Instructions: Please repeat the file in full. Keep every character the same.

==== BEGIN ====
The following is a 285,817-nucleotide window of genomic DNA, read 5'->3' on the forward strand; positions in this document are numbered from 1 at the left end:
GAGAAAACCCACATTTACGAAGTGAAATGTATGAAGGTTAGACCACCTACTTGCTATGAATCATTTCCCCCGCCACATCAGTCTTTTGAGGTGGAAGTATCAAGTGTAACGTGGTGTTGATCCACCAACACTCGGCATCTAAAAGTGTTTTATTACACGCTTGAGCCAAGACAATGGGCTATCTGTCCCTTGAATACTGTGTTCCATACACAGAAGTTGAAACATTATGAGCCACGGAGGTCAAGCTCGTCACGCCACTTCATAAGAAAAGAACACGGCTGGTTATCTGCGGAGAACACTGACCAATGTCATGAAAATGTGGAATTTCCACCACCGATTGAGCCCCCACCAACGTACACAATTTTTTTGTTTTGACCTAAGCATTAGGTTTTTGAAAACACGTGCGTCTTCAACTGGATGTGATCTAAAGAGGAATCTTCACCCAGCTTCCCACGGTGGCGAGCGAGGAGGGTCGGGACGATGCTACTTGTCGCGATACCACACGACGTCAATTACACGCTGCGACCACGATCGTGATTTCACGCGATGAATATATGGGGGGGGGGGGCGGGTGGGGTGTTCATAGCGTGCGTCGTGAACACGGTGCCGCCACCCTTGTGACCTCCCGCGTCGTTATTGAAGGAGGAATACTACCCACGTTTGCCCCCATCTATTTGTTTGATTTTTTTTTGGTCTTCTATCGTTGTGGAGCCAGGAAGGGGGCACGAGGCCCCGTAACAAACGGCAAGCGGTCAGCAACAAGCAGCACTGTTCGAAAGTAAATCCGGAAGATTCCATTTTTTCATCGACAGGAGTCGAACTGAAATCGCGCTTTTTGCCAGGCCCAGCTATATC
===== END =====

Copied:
The following is a 285,817-nucleotide window of genomic DNA, read 5'->3' on the forward strand; positions in this document are numbered from 1 at the left end:
GAGAAAACCCACATTTACGAAGTGAAATGTATGAAGGTTAGACCACCTACTTGCTATGAATCATTTCCCCCGCCACATCAGTCTTTTGAGGTGGAAGTATCAAGTGTAACGTGGTGTTGATCCACCAACACTCGGCATCTAAAAGTGTTTTATTACACGCTTGAGCCAAGACAATGGGCTATCTGTCCCTTGAATACTGTGTTCCATACACAGAAGTTGAAACATTATGAGCCACGGAGGTCAAGCTCGTCACGCCACTTCATAAGAAAAGAACACGGCTGGTTATCTGCGGAGAACACTGACCAATGTCATGAAAATGTGGAATTTCCACCACCGATTGAGCCCCCACCAACGTACACAATTTTTTTGTTTTGACCTAAGCATTAGGTTTTTGAAAACACGTGCGTCTTCAACTGGATGTGATCTAAAGAGGAATCTTCACCCAGCTTCCCACGGTGGCGAGCGAGGAGGGTCGGGACGATGCTACTTGTCGCGATACCACACGACGTCAATTACACGCTGCGACCACGATCGTGATTTCACGCGATGAATATATGGGGGGGGGGGGCGGGTGGGGTGTTCATAGCGTGCGTCGTGAACACGGTGCCGCCACCCTTGTGACCTCCCGCGTCGTTATTGAAGGAGGAATACTACCCACGTTTGCCCCCATCTATTTGTTTGATTTTTTTTTGGTCTTCTATCGTTGTGGAGCCAGGAAGGGGGCACGAGGCCCCGTAACAAACGGCAAGCGGTCAGCAACAAGCAGCACTGTTCGAAAGTAAATCCGGAAGATTCCATTTTTTCATCGACAGGAGTCGAACTGAAATCGCGCTTTTTGCCAGGCCCAGCTATATC